Lawyers are not financial advisers but we do lots of real estate transactions and for most divorce clients, the largest asset in the portfolio is the family home. So in just about every matrimonial case, there is the inevitable question. Should we hold or is it time to fold?
It’s always good to study the data. And the news for our region for the second quarter of 2009 is relatively good. Prudential Fox and Roach reported the first region wide increase in housing prices in two years. The biggest increase was in the city (6.8%) while the suburban increase was less than half that (2.7%). There had been a sharp decrease in the first quarter of the year. We have also weathered the storm well compared to other large cities. Philadelphia prices have declined 12% from their peak while average declines in the ten largest cities was closer to 30%.
Inventories (homes listed for sale) are leveling off and there is an increase in the rate of sale of those houses in inventory. This has meant a reduction in the number of days it takes to sell a house.
So, does that mean the end of the downturn is over. Even the experts a Fox & Roach hasten to note: “Those expecting a near-term return of 2005’s peak prices will be sadly disappointed.” Within the region, the worst sales markets were Camden and South Jersey (down 10-11% in the past year) while Trenton area fared best (down 0.5%). The Philadelphia market fell 5.31%.
While the second quarter offered an uptick in the rate of sales, it still took 20% longer to sell a home in June 2009 than it did June, 2008. The average house sold was on the market more than three months. If no new homes were listed, the 2,500 homes on the market would still take almost a year to clear at the current rates of sale. That number has changed very little from last June.
Homes are not just places to dwell in. They are an investment. And since the collapse of the dot-com bubble of 2000 Americans have invested heavily in their homes. We have been taught and there is data to show that homes can be a good investment. What most of us tend to ignore is the fact that value is a moving target. And in markets like Phoenix and LasVegas, where prices have declined an average of 33% in the last 12 months the picture is especially clear.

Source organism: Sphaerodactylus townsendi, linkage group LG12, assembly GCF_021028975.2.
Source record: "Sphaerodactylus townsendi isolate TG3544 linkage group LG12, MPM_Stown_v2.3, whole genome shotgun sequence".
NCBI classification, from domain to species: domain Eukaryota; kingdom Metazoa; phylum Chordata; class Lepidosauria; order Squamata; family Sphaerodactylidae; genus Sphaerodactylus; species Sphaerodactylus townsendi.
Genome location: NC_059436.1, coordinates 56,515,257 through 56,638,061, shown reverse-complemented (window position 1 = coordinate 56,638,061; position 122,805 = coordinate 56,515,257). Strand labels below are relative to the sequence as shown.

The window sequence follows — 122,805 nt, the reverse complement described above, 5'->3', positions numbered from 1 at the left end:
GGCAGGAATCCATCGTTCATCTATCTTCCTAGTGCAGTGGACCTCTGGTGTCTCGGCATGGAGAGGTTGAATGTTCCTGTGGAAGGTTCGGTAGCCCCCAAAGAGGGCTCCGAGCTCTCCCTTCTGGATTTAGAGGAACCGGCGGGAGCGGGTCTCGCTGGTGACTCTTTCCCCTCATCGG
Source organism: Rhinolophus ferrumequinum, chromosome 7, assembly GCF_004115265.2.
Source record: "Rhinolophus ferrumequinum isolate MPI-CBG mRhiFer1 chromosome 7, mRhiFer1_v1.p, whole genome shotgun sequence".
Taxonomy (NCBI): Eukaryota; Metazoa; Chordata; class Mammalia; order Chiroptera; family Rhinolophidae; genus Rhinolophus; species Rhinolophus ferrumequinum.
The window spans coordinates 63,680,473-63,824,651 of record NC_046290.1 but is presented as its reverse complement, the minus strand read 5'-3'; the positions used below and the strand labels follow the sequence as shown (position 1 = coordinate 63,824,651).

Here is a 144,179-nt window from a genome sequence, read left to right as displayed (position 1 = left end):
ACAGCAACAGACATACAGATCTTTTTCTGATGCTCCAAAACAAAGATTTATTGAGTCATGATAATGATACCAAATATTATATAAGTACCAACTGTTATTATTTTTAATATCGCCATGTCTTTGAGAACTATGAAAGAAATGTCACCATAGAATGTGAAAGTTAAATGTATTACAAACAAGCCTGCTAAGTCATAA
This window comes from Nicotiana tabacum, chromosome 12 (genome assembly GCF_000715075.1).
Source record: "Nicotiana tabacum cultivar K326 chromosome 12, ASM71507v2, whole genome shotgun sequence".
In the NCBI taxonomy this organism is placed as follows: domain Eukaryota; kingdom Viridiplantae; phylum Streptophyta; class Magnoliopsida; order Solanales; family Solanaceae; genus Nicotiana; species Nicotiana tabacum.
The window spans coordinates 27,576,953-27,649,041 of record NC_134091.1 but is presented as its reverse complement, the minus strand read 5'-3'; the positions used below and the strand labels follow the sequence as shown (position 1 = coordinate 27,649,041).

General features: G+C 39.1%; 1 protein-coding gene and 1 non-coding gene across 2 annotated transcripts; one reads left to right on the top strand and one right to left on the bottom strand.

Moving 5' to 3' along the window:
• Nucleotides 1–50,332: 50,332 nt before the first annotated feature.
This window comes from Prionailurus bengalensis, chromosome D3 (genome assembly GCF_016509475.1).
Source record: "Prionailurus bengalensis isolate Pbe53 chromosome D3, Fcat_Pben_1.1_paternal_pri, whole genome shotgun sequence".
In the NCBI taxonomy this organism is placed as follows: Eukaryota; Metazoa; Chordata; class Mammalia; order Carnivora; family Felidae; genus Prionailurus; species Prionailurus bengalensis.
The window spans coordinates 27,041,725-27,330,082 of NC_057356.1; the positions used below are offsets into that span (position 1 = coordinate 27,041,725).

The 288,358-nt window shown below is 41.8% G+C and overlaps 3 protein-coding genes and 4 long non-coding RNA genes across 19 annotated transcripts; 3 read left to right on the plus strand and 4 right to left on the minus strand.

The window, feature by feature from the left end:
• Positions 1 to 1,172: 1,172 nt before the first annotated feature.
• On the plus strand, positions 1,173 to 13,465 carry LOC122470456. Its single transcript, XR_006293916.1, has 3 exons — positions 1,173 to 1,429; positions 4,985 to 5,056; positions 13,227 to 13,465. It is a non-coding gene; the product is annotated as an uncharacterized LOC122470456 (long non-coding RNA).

Let’s use LasVegas as an example. Let us say that in April you owned a house in that market in which you had equity (price $300,000 –debt of $200,000) of $100,000. A buyer approaches you and offers you $300,000. But you bought the house for $450,000. So you decide to wait and turn down the offer. Between April and the end of July, the data show that you lost another 2.6% on average. Now suppose you took the offer and took your equity of $100,000 and put it in an S&P index fund, it would have risen to $130,000. So your decision to hold cost you $40,000 between the loss on what you had and the money you failed to make.
Home equity is an engine of potential wealth. We are not advocating irresponsible borrowing but home equity is trapped wealth except in times when home prices are rising. And with the inventory of homes still out there, it is going to be a long time before we see prices rise. Bear in mind also that the increases reported earlier in this piece come at a time when interest rates are at historic lows. As interest rates rise, price increases in homes will inevitably face the headwinds of increased interest rates. So, if you bought at the height of the market, realize that in your quest to recover your losses, you may be foregoing the opportunity make real money in other investments.